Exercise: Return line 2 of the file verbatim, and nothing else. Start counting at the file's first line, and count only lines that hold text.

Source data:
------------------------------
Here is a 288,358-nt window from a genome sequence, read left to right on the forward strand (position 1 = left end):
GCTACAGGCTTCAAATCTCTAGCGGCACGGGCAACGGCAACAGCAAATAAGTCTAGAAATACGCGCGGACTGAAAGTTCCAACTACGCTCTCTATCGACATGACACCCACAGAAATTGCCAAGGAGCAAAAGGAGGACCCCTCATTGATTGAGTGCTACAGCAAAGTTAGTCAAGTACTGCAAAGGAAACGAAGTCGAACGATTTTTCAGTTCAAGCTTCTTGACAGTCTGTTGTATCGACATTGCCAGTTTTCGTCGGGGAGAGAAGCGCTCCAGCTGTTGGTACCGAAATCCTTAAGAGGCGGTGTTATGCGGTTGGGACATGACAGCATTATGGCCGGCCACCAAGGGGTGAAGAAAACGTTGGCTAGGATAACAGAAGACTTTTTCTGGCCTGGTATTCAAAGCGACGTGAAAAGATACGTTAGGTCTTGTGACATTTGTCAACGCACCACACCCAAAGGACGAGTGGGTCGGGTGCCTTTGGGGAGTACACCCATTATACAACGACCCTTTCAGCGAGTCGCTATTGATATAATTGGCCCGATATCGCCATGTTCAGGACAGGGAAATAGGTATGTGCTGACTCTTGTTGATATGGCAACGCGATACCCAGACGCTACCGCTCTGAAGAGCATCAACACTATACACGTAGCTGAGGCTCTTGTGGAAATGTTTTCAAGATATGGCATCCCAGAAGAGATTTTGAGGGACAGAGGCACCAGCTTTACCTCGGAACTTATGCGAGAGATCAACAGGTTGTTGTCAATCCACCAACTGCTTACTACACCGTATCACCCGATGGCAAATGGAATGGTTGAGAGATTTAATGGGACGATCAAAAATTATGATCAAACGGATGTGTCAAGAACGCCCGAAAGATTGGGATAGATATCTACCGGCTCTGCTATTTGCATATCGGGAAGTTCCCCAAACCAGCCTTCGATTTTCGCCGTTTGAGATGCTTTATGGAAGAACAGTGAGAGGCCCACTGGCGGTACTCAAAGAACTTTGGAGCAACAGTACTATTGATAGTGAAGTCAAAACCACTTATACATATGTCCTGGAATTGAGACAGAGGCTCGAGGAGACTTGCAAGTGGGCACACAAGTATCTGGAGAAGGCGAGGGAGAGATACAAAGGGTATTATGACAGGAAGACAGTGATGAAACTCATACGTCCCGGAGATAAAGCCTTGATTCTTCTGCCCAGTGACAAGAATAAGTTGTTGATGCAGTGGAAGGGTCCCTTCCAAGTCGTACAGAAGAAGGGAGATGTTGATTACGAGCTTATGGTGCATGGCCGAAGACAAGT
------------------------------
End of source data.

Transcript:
GCTACAGGCTTCAAATCTCTAGCGGCACGGGCAACGGCAACAGCAAATAAGTCTAGAAATACGCGCGGACTGAAAGTTCCAACTACGCTCTCTATCGACATGACACCCACAGAAATTGCCAAGGAGCAAAAGGAGGACCCCTCATTGATTGAGTGCTACAGCAAAGTTAGTCAAGTACTGCAAAGGAAACGAAGTCGAACGATTTTTCAGTTCAAGCTTCTTGACAGTCTGTTGTATCGACATTGCCAGTTTTCGTCGGGGAGAGAAGCGCTCCAGCTGTTGGTACCGAAATCCTTAAGAGGCGGTGTTATGCGGTTGGGACATGACAGCATTATGGCCGGCCACCAAGGGGTGAAGAAAACGTTGGCTAGGATAACAGAAGACTTTTTCTGGCCTGGTATTCAAAGCGACGTGAAAAGATACGTTAGGTCTTGTGACATTTGTCAACGCACCACACCCAAAGGACGAGTGGGTCGGGTGCCTTTGGGGAGTACACCCATTATACAACGACCCTTTCAGCGAGTCGCTATTGATATAATTGGCCCGATATCGCCATGTTCAGGACAGGGAAATAGGTATGTGCTGACTCTTGTTGATATGGCAACGCGATACCCAGACGCTACCGCTCTGAAGAGCATCAACACTATACACGTAGCTGAGGCTCTTGTGGAAATGTTTTCAAGATATGGCATCCCAGAAGAGATTTTGAGGGACAGAGGCACCAGCTTTACCTCGGAACTTATGCGAGAGATCAACAGGTTGTTGTCAATCCACCAACTGCTTACTACACCGTATCACCCGATGGCAAATGGAATGGTTGAGAGATTTAATGGGACGATCAAAAATTATGATCAAACGGATGTGTCAAGAACGCCCGAAAGATTGGGATAGATATCTACCGGCTCTGCTATTTGCATATCGGGAAGTTCCCCAAACCAGCCTTCGATTTTCGCCGTTTGAGATGCTTTATGGAAGAACAGTGAGAGGCCCACTGGCGGTACTCAAAGAACTTTGGAGCAACAGTACTATTGATAGTGAAGTCAAAACCACTTATACATATGTCCTGGAATTGAGACAGAGGCTCGAGGAGACTTGCAAGTGGGCACACAAGTATCTGGAGAAGGCGAGGGAGAGATACAAAGGGTATTATGACAGGAAGACAGTGATGAAACTCATACGTCCCGGAGATAAAGCCTTGATTCTTCTGCCCAGTGACAAGAATAAGTTGTTGATGCAGTGGAAGGGTCCCTTCCAAGTCGTACAGAAGAAGGGAGATGTTGATTACGAGCTTATGGTGCATGGCCGAAGACAAGT